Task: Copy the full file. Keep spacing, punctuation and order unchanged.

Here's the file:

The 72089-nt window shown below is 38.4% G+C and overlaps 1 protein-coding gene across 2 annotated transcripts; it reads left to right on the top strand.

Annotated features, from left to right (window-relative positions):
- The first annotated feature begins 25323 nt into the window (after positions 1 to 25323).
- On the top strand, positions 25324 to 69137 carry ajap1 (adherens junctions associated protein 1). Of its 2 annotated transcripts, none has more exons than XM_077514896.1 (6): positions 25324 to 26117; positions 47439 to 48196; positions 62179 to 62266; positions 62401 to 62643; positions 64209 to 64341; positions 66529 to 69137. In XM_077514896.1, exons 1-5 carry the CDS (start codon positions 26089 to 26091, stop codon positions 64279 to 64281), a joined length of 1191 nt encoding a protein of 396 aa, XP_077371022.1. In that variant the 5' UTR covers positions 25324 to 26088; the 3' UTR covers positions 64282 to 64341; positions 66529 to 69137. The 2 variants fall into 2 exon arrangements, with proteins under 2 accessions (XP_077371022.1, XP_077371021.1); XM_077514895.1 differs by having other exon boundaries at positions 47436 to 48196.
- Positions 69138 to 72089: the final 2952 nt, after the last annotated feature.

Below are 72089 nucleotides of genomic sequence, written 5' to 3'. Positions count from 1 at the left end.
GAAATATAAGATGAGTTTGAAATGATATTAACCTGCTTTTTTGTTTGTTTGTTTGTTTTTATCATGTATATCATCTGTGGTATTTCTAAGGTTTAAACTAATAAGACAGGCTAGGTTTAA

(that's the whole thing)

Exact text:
The 72089-nt window shown below is 38.4% G+C and overlaps 1 protein-coding gene across 2 annotated transcripts; it reads left to right on the top strand.

Annotated features, from left to right (window-relative positions):
- The first annotated feature begins 25323 nt into the window (after positions 1 to 25323).
- On the top strand, positions 25324 to 69137 carry ajap1 (adherens junctions associated protein 1). Of its 2 annotated transcripts, none has more exons than XM_077514896.1 (6): positions 25324 to 26117; positions 47439 to 48196; positions 62179 to 62266; positions 62401 to 62643; positions 64209 to 64341; positions 66529 to 69137. In XM_077514896.1, exons 1-5 carry the CDS (start codon positions 26089 to 26091, stop codon positions 64279 to 64281), a joined length of 1191 nt encoding a protein of 396 aa, XP_077371022.1. In that variant the 5' UTR covers positions 25324 to 26088; the 3' UTR covers positions 64282 to 64341; positions 66529 to 69137. The 2 variants fall into 2 exon arrangements, with proteins under 2 accessions (XP_077371022.1, XP_077371021.1); XM_077514895.1 differs by having other exon boundaries at positions 47436 to 48196.
- Positions 69138 to 72089: the final 2952 nt, after the last annotated feature.

Below are 72089 nucleotides of genomic sequence, written 5' to 3'. Positions count from 1 at the left end.
GAAATATAAGATGAGTTTGAAATGATATTAACCTGCTTTTTTGTTTGTTTGTTTGTTTTTATCATGTATATCATCTGTGGTATTTCTAAGGTTTAAACTAATAAGACAGGCTAGGTTTAA